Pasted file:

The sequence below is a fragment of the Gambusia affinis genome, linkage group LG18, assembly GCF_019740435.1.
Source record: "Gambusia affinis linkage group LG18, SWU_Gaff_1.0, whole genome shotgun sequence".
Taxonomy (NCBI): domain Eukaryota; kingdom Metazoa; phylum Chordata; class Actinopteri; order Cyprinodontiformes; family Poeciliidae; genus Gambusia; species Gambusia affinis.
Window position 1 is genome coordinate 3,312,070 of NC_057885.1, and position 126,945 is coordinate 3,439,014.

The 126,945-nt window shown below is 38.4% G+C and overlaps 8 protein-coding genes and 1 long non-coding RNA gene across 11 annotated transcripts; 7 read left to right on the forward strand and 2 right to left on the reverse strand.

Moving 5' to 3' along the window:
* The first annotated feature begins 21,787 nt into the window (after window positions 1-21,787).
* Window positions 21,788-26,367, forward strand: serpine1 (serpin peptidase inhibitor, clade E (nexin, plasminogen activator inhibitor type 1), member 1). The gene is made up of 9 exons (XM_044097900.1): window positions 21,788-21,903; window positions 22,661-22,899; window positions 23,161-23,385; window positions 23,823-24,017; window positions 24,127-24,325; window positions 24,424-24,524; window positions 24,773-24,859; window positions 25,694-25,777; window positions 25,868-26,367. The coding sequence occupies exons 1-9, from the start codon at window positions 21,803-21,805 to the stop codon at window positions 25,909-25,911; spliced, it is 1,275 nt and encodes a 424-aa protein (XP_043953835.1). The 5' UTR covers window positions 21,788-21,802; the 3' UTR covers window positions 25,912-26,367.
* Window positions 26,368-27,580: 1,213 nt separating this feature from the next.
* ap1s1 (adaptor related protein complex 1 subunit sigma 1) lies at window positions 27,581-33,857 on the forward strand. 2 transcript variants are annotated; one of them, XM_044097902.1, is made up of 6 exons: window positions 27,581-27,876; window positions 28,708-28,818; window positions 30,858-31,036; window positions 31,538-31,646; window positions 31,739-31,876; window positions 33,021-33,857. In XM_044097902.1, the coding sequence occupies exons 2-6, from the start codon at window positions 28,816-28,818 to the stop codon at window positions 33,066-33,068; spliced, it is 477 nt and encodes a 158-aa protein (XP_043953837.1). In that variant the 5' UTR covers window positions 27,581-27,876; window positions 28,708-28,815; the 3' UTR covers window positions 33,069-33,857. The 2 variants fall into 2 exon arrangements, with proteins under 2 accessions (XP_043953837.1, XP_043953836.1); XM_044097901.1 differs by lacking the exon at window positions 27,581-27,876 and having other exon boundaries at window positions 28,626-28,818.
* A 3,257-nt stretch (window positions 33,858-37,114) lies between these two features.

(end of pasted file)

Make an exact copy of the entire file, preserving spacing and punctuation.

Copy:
The sequence below is a fragment of the Gambusia affinis genome, linkage group LG18, assembly GCF_019740435.1.
Source record: "Gambusia affinis linkage group LG18, SWU_Gaff_1.0, whole genome shotgun sequence".
Taxonomy (NCBI): domain Eukaryota; kingdom Metazoa; phylum Chordata; class Actinopteri; order Cyprinodontiformes; family Poeciliidae; genus Gambusia; species Gambusia affinis.
Window position 1 is genome coordinate 3,312,070 of NC_057885.1, and position 126,945 is coordinate 3,439,014.

The 126,945-nt window shown below is 38.4% G+C and overlaps 8 protein-coding genes and 1 long non-coding RNA gene across 11 annotated transcripts; 7 read left to right on the forward strand and 2 right to left on the reverse strand.

Moving 5' to 3' along the window:
* The first annotated feature begins 21,787 nt into the window (after window positions 1-21,787).
* Window positions 21,788-26,367, forward strand: serpine1 (serpin peptidase inhibitor, clade E (nexin, plasminogen activator inhibitor type 1), member 1). The gene is made up of 9 exons (XM_044097900.1): window positions 21,788-21,903; window positions 22,661-22,899; window positions 23,161-23,385; window positions 23,823-24,017; window positions 24,127-24,325; window positions 24,424-24,524; window positions 24,773-24,859; window positions 25,694-25,777; window positions 25,868-26,367. The coding sequence occupies exons 1-9, from the start codon at window positions 21,803-21,805 to the stop codon at window positions 25,909-25,911; spliced, it is 1,275 nt and encodes a 424-aa protein (XP_043953835.1). The 5' UTR covers window positions 21,788-21,802; the 3' UTR covers window positions 25,912-26,367.
* Window positions 26,368-27,580: 1,213 nt separating this feature from the next.
* ap1s1 (adaptor related protein complex 1 subunit sigma 1) lies at window positions 27,581-33,857 on the forward strand. 2 transcript variants are annotated; one of them, XM_044097902.1, is made up of 6 exons: window positions 27,581-27,876; window positions 28,708-28,818; window positions 30,858-31,036; window positions 31,538-31,646; window positions 31,739-31,876; window positions 33,021-33,857. In XM_044097902.1, the coding sequence occupies exons 2-6, from the start codon at window positions 28,816-28,818 to the stop codon at window positions 33,066-33,068; spliced, it is 477 nt and encodes a 158-aa protein (XP_043953837.1). In that variant the 5' UTR covers window positions 27,581-27,876; window positions 28,708-28,815; the 3' UTR covers window positions 33,069-33,857. The 2 variants fall into 2 exon arrangements, with proteins under 2 accessions (XP_043953837.1, XP_043953836.1); XM_044097901.1 differs by lacking the exon at window positions 27,581-27,876 and having other exon boundaries at window positions 28,626-28,818.
* A 3,257-nt stretch (window positions 33,858-37,114) lies between these two features.